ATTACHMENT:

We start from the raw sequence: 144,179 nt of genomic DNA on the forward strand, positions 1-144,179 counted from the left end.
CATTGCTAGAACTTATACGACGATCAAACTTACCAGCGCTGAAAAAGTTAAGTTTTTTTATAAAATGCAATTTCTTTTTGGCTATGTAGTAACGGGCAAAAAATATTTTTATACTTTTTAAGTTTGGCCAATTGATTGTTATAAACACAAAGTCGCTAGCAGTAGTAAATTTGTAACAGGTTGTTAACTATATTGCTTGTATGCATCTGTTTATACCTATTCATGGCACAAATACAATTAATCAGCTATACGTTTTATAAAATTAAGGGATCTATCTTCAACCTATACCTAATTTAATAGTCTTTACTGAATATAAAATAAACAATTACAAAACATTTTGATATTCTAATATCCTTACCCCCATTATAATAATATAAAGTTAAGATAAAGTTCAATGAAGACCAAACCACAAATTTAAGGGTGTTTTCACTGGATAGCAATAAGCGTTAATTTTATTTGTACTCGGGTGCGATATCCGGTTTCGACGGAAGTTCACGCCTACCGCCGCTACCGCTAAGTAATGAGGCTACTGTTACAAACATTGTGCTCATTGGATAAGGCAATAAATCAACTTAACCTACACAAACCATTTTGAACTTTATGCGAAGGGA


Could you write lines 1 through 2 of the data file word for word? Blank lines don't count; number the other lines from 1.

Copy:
We start from the raw sequence: 144,179 nt of genomic DNA on the forward strand, positions 1-144,179 counted from the left end.
CATTGCTAGAACTTATACGACGATCAAACTTACCAGCGCTGAAAAAGTTAAGTTTTTTTATAAAATGCAATTTCTTTTTGGCTATGTAGTAACGGGCAAAAAATATTTTTATACTTTTTAAGTTTGGCCAATTGATTGTTATAAACACAAAGTCGCTAGCAGTAGTAAATTTGTAACAGGTTGTTAACTATATTGCTTGTATGCATCTGTTTATACCTATTCATGGCACAAATACAATTAATCAGCTATACGTTTTATAAAATTAAGGGATCTATCTTCAACCTATACCTAATTTAATAGTCTTTACTGAATATAAAATAAACAATTACAAAACATTTTGATATTCTAATATCCTTACCCCCATTATAATAATATAAAGTTAAGATAAAGTTCAATGAAGACCAAACCACAAATTTAAGGGTGTTTTCACTGGATAGCAATAAGCGTTAATTTTATTTGTACTCGGGTGCGATATCCGGTTTCGACGGAAGTTCACGCCTACCGCCGCTACCGCTAAGTAATGAGGCTACTGTTACAAACATTGTGCTCATTGGATAAGGCAATAAATCAACTTAACCTACACAAACCATTTTGAACTTTATGCGAAGGGA